Social justice and equity
What is social justice and equity?
"Equity derives from a concept of social justice. It represents a belief that there are some things which people should have, that there are basic needs that should be fulfilled, that burdens and rewards should not be spread too divergently across the community, and that policy should be directed with impartiality, fairness and justice towards these ends." (Falk et al, 1993, p.2)
Social justice, which is considered a central part of sustainability in most countries, includes meeting basic human needs and concern for the rights, dignity, and welfare of all people. It includes respect for the traditions and religions of other societies and cultures, and it fosters empathy for the life conditions of other peoples. Ecological sustainability and resource conservation are considered part of social justice. Preserving and conserving the resource base of others prevents people from living in disadvantaged circumstances. Social justice concerns related to preservation of resources (e.g., fossil fuels, old-growth forests, and species diversity) extends to future generations; this is called intergenerational equity.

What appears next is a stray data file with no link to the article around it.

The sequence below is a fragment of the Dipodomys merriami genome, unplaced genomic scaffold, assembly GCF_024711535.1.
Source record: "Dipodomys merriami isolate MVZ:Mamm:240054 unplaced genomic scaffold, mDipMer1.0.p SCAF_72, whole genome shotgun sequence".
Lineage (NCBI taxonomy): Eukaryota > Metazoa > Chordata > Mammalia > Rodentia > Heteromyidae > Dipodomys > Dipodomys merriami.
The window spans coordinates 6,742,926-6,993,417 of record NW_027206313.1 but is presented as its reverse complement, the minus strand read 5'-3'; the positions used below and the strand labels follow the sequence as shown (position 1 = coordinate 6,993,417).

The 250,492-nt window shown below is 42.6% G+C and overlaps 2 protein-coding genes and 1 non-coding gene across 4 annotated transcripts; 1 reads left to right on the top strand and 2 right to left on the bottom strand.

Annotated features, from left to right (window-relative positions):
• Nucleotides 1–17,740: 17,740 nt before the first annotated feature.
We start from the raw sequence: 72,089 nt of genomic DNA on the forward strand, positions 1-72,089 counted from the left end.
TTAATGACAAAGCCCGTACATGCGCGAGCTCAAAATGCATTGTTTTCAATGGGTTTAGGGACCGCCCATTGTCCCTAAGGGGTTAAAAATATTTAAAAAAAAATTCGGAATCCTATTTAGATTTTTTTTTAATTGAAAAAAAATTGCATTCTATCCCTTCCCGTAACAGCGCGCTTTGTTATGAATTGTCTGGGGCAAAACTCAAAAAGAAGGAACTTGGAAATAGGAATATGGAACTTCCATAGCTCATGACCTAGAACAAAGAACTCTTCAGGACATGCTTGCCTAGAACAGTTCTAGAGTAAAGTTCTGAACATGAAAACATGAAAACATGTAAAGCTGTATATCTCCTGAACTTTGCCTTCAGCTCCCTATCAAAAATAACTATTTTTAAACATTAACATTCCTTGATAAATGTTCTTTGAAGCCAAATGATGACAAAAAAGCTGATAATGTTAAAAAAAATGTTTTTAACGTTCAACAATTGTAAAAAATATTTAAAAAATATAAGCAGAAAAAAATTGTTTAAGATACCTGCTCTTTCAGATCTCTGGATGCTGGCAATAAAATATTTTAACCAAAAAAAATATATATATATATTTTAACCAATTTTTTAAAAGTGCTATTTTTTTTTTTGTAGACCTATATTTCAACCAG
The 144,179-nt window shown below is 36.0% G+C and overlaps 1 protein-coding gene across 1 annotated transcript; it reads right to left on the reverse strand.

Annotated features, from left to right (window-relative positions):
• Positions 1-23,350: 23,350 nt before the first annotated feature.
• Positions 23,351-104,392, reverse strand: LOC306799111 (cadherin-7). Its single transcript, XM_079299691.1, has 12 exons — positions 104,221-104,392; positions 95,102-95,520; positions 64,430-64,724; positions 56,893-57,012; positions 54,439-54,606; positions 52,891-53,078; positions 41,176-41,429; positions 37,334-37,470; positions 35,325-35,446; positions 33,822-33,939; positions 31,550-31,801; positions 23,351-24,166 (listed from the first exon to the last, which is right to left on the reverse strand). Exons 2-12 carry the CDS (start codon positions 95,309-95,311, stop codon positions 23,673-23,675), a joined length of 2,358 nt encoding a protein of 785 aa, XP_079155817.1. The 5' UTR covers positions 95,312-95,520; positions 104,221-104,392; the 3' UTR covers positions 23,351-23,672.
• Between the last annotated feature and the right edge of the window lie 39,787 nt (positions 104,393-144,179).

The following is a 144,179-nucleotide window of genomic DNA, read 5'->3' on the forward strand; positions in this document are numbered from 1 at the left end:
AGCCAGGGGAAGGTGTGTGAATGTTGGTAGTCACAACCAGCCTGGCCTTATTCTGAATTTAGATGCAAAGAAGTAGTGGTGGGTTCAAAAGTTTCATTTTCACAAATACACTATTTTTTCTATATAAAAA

Key questions for this area
If you are teaching or studying in the area of social justice and equity, or looking to add content into your unit, here are some key questions you should be able to answer and/or consider:
- What are the concepts of intra- and inter- generational equity?
- What do present generations owe to the future?
- Where does inequality exist in our society?
- Many everyday products we purchase and consume are the result of cheap or even slave labour. How can we address this?
- What forms of inequality currently exist in society?
If you are interested in finding out more about this topic, check out our resources for inspiration.
Content owner: Office of the Vice Chancellor Last updated: 31 Oct 2019 4:14pm